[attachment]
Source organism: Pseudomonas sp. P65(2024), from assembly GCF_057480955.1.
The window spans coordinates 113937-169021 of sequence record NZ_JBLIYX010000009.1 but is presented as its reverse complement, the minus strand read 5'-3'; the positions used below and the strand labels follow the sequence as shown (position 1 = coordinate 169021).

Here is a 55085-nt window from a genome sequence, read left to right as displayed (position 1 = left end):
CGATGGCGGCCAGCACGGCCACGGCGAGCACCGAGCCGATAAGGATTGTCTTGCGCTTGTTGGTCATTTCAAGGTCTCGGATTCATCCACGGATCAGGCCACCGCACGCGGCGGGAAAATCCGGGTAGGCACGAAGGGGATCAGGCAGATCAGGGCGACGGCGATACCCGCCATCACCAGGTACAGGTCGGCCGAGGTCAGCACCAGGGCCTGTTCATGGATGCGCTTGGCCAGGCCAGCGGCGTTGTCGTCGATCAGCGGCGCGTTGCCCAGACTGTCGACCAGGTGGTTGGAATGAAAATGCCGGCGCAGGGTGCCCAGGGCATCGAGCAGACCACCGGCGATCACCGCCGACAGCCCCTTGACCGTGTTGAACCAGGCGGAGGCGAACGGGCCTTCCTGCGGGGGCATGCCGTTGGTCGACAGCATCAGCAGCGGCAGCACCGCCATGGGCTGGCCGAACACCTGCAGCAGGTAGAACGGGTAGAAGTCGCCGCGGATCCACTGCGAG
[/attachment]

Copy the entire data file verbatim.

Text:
Source organism: Pseudomonas sp. P65(2024), from assembly GCF_057480955.1.
The window spans coordinates 113937-169021 of sequence record NZ_JBLIYX010000009.1 but is presented as its reverse complement, the minus strand read 5'-3'; the positions used below and the strand labels follow the sequence as shown (position 1 = coordinate 169021).

Here is a 55085-nt window from a genome sequence, read left to right as displayed (position 1 = left end):
CGATGGCGGCCAGCACGGCCACGGCGAGCACCGAGCCGATAAGGATTGTCTTGCGCTTGTTGGTCATTTCAAGGTCTCGGATTCATCCACGGATCAGGCCACCGCACGCGGCGGGAAAATCCGGGTAGGCACGAAGGGGATCAGGCAGATCAGGGCGACGGCGATACCCGCCATCACCAGGTACAGGTCGGCCGAGGTCAGCACCAGGGCCTGTTCATGGATGCGCTTGGCCAGGCCAGCGGCGTTGTCGTCGATCAGCGGCGCGTTGCCCAGACTGTCGACCAGGTGGTTGGAATGAAAATGCCGGCGCAGGGTGCCCAGGGCATCGAGCAGACCACCGGCGATCACCGCCGACAGCCCCTTGACCGTGTTGAACCAGGCGGAGGCGAACGGGCCTTCCTGCGGGGGCATGCCGTTGGTCGACAGCATCAGCAGCGGCAGCACCGCCATGGGCTGGCCGAACACCTGCAGCAGGTAGAACGGGTAGAAGTCGCCGCGGATCCACTGCGAG